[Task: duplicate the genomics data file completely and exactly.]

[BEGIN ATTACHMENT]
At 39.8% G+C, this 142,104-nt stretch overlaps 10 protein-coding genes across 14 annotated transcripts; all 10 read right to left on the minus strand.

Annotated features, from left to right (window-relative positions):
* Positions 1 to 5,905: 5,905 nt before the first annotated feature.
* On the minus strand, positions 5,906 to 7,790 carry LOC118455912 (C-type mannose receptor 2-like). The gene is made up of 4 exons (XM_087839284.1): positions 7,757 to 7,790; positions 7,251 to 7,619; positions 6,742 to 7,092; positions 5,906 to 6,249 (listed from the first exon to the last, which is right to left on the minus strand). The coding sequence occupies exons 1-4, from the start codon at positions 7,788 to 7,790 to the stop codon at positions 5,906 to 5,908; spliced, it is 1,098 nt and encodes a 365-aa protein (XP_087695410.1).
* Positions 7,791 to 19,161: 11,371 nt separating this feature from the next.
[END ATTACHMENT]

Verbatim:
At 39.8% G+C, this 142,104-nt stretch overlaps 10 protein-coding genes across 14 annotated transcripts; all 10 read right to left on the minus strand.

Annotated features, from left to right (window-relative positions):
* Positions 1 to 5,905: 5,905 nt before the first annotated feature.
* On the minus strand, positions 5,906 to 7,790 carry LOC118455912 (C-type mannose receptor 2-like). The gene is made up of 4 exons (XM_087839284.1): positions 7,757 to 7,790; positions 7,251 to 7,619; positions 6,742 to 7,092; positions 5,906 to 6,249 (listed from the first exon to the last, which is right to left on the minus strand). The coding sequence occupies exons 1-4, from the start codon at positions 7,788 to 7,790 to the stop codon at positions 5,906 to 5,908; spliced, it is 1,098 nt and encodes a 365-aa protein (XP_087695410.1).
* Positions 7,791 to 19,161: 11,371 nt separating this feature from the next.